Tag Archives: Holocaust

Eve Adams: A Life that Should Not Be Prettified

photo of Eve AdamsLaurie and Debbie say:

Eve Adams is the subject of a recent New York Times “Overlooked” obituary by Emily Palmer,  in the series featuring people who should have been remembered in the obituary section, but were not.  (Of course, the obit is behind the Times’ paywall.)

The article frames her, accurately enough, as

an outspoken gay writer and Polish Jew in an often homophobic, anti-Semitic, anti-immigrant America in the 1920sand ’30s, one who published an early example of American lesbian literature written by a lesbian.Her “Lesbian Love,” a collection of short stories and illustrations, was published in February 1925. Written under the pseudonym Evelyn Addams, it explores the sexual awakenings and gender-defying nature of several dozen women of varying social pedigrees whom Adams had met in Greenwich Village and in her travels around the country as a roving saleswoman of revolutionary multilingual periodicals.

She had quite a biography:

Preferring men’s clothes and women’s company, Adams lived her life boldly at a time when the world considered the only decent way to live it was to keep it behind closed doors. She counted among her friends the anarchists and revolutionaries Emma Goldman and Alexander Berkman as well as the taboos-shattering author Henry Miller.The United States government considered Adams an “agitator,” records show. Headed by J. Edgar Hoover, the “Radical Division” of the agency that would become the F.B.I. had been charged with spying on her since at least 1919.She was arrested in 1927 by an undercover police officer, Margaret M. Leonard, who had walked into Eve’s Hangout and obtained a copy of “Lesbian Love.” The book was deemed indecent, and Adams was held on several charges, including disorderly conduct. She was convicted and spent 18 months in jail before being deported to Poland on Dec. 7, 1927.

Jewish. Lesbian. Deported. To Poland. In 1927.

The rest of the story gruesomely writes itself.

By June 1940, as German troops were approaching Paris, [Adams and her partner Hella Oldstein Soldner] fled to the south of France. There are suggestions in the research about them that they may have aided the Resistance. The women were arrested while living in Nice and hauled to the Drancy internment camp in Paris in December 1943.Later that month they were crammed, with about 850 Jews, onto cattle cars headed for Auschwitz, according to Nazi police records. The journey took three days. Just 31 of the group lived to see liberation, in 1945, and though there is no record of their deaths at the camp, Adams and Soldner were not among them.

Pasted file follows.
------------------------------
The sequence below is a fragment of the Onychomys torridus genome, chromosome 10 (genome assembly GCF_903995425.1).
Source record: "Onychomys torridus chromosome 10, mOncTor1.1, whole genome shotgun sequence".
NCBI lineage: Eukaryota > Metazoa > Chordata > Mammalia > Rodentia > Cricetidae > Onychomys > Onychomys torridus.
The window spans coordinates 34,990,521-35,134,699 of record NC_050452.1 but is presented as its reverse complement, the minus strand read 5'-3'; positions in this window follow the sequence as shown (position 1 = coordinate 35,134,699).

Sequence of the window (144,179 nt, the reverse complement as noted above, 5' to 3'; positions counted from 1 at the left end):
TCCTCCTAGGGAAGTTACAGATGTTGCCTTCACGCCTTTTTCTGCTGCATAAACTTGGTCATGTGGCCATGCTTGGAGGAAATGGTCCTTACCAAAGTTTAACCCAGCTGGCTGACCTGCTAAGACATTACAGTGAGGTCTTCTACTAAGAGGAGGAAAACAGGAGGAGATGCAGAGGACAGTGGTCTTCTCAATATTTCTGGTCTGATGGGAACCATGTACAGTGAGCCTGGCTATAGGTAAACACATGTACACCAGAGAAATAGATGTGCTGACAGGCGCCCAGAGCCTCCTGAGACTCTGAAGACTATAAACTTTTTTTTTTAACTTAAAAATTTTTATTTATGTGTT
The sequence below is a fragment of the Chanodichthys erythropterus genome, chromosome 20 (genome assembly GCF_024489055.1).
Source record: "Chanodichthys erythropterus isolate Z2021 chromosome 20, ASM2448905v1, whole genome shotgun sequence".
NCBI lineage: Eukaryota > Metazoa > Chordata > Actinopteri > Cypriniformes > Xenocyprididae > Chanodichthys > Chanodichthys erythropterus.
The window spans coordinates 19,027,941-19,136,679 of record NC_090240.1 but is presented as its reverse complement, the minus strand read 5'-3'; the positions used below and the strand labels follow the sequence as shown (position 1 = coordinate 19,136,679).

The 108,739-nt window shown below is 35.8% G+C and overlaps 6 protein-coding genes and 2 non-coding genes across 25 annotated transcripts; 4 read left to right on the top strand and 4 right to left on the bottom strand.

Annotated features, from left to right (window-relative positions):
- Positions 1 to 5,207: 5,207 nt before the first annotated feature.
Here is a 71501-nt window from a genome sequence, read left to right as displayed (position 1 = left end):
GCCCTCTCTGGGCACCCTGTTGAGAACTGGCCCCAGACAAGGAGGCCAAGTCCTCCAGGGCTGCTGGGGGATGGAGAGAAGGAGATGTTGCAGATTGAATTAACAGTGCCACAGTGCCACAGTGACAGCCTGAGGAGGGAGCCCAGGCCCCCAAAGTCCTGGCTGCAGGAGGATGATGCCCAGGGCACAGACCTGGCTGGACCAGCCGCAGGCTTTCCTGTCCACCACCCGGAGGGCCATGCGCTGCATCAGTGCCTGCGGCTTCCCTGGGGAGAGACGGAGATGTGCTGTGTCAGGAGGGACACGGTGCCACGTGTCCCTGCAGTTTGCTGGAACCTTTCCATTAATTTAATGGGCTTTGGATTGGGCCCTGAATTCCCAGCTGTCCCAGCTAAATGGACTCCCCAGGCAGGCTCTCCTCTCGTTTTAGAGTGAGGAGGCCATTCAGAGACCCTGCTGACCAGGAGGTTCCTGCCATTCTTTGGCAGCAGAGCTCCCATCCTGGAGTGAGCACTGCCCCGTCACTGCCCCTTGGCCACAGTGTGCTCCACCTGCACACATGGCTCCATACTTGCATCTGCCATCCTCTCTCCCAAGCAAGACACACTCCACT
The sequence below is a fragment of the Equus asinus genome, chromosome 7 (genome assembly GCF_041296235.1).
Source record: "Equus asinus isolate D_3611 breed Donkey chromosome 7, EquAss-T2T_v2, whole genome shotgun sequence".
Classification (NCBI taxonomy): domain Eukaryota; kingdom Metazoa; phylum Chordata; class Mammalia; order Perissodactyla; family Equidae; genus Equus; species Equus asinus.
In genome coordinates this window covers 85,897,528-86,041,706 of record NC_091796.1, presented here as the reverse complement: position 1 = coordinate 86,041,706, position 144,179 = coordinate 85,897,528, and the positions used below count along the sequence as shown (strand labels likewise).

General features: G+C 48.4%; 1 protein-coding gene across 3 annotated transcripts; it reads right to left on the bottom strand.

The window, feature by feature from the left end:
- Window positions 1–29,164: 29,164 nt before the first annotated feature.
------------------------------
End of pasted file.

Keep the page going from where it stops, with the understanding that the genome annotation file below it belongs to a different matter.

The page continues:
Palmer chose in her obituary to focus on Adams as a gay pioneer, a worldly trailblazer, and to end the article on an inspirational note. She doesn’t paper over Adams’ fate, but neither does she give it much attention.

When we look at this obituary, we see the story of a talented, committed, radical woman who was made unwelcome in her adopted country and sent back to a world where Jews had always been under siege and in danger. She was unwelcome anywhere, and despite everything she did to make a good life for herself, she was eventually destroyed for some combination of her religious/ethnic background and her sexual preference.

As a culture, we are almost unwaveringly committed to telling stories with hopeful conclusions, to turning our eyes away from the torture, the genocide, the abuse. We find some “inspiration” to hang onto, leaving the people who experience the unspeakable horrors to be forever alone with their memories — if they live to have memories at all. And when people do survive, we insist that their survival is enough to constitute a happy ending.

Eve Adams is worth remembering both for her accomplishments and for her fate. In the end, in the hell of the camps, who she was, what she wrote, who she loved, and what she believed was dissolved and erased. Everyone who died in the camps, everyone who dies at the hands of the police, everyone who is deported today to a dangerous homeland, everyone who dies of abuse of any sort should be remembered both for their individuality and for their common experience. The celebrated and deported Lesbian activist writer dies next to the housewife who never left her home village, and nothing about any of their deaths is inspirational, or hopeful.


Follow Debbie on Twitter.

Follow Laurie’s Pandemic Shadows photos on Instagram.